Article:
West Indies will have their most experienced Test player in the middle when they play their 500th Test, against Bangladesh. Shivnarine Chanderpaul, who is also just 413 runs shy of overtaking Brian Lara as West Indies' highest run-scorer in Tests, has made plans to impress his younger team-mates about the enormity of West Indies cricket's history.
Chanderpaul has played his record-breaking 157 Tests under twelve different captains. He is also one of eight West Indies cricketers to have played as a 40-year-old, and the first from the country in 30 years to do so.
Chanderpaul made his debut when Richie Richardson was captain in 1994, and the vastness of his career means the likes of current captain Denesh Ramdin as well as rookies like Leon Johnson and Jermaine Blackwood, will be given a profound account. He will tell the rest of the team how figures like Curtly Ambrose, the bowling consultant, and Courtney Walsh, now a selector, often battled against the odds and never backed down from a fight.
"We will talk about history, where we came from, what happened in the past," Chanderpaul said. "Show some of the videos of what happened in the past. We are West Indians who fight as hard as we can whenever we step out. We are the type of people who never give up.
"I was a young fellow when I came into the team, seeing Curtly Ambrose, Courtney Walsh, Brian (Lara), Richie Richardson. All the greats that were in the team in the past. I have seen them play as well, I got into the mixture of those who were around even before me, guys like Desmond Haynes. The toughness we take out from them and the toughness in the cricket field also. We used to fight in the past. We never give up, all the way, down to the bottom."
Chanderpaul said he would make note of several games from the past where West Indies bounced back to win despite being written off at the start, as he looked to inspire a team that has been in relative decline since the mid-90s.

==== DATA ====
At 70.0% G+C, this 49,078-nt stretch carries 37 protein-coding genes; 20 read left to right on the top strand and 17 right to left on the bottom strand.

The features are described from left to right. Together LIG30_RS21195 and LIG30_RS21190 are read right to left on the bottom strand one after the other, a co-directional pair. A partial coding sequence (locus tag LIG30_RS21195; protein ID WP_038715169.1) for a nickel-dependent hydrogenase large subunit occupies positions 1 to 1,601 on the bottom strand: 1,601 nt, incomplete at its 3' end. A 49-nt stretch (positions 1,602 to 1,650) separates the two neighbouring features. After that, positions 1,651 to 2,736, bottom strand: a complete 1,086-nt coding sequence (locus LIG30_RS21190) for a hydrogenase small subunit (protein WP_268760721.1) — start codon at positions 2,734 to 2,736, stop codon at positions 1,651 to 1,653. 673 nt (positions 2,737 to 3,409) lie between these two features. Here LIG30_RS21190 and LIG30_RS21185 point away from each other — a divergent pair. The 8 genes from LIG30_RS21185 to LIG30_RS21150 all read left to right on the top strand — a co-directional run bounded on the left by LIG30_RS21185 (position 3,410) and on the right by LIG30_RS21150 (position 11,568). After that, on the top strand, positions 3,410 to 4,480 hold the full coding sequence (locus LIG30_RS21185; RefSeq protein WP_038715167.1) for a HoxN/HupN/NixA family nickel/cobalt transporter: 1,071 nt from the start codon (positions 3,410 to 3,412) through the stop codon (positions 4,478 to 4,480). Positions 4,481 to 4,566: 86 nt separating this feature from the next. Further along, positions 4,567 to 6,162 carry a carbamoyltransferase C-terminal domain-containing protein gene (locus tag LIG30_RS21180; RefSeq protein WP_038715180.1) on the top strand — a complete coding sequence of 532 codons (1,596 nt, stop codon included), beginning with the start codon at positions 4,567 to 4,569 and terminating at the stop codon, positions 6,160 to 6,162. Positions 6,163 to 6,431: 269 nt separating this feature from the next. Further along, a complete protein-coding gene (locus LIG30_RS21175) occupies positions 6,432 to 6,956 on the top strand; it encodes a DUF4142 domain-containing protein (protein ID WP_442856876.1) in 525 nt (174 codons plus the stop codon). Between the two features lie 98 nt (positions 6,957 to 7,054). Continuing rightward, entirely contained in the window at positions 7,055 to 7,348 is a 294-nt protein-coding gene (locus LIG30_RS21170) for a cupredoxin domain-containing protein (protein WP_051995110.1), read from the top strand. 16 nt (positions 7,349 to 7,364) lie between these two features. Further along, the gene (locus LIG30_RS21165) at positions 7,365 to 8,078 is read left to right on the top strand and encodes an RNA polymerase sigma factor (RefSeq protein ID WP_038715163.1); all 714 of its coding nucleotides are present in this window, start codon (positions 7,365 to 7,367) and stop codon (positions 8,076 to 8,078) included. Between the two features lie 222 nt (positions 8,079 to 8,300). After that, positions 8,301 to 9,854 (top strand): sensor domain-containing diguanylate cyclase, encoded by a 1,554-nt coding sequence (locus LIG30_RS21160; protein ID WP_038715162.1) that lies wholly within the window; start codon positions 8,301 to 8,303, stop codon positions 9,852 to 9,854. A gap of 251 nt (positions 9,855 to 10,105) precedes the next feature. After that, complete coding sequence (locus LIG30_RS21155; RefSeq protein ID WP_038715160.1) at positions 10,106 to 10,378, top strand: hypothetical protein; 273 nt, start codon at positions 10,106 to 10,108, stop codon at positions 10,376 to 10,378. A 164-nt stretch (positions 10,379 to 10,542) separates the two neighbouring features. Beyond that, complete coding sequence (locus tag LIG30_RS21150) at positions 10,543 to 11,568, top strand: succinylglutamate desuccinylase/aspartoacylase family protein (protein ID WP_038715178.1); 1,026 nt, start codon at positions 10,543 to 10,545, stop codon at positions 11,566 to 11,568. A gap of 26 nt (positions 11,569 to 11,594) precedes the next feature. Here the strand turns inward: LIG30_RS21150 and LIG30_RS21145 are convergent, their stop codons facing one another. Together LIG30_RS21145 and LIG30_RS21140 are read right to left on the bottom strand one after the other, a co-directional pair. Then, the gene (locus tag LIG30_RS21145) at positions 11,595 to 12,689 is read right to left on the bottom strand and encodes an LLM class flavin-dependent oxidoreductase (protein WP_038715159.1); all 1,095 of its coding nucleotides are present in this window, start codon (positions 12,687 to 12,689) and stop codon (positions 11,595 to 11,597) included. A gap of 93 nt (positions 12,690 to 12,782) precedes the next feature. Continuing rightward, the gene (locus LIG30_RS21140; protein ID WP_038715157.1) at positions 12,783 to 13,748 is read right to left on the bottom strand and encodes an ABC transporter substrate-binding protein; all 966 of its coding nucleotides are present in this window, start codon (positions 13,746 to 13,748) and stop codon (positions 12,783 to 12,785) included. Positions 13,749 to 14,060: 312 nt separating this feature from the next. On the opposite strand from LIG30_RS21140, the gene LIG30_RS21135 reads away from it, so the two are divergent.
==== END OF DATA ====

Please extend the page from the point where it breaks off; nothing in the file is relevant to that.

"There were games when we fought very hard to win. There was Ambrose and Walsh who won us those matches in the past. These are the guys who came out and bowled their heart out when everyone wrote us off, and wins games for us. We pick our challenge and we go out and we fight hard."
Chanderpaul wished that future generations of West Indies cricketers would continue the legacy that dates back to June 23, 1928, when they played their inaugural Test match against England, at Lord's.
"That's a lot of Test cricket. We have such a great history. It means a lot to me and I know everyone else in the team right now. Even the guys who played in the past, some of them are still around like Ambrose and Stuart Williams. It means a lot for us.
"It is a milestone that we have achieved. Hopefully we go from strength to strength. Cricket will go on. The youngsters will hopefully keep flying the West Indies flag flying as high as possible."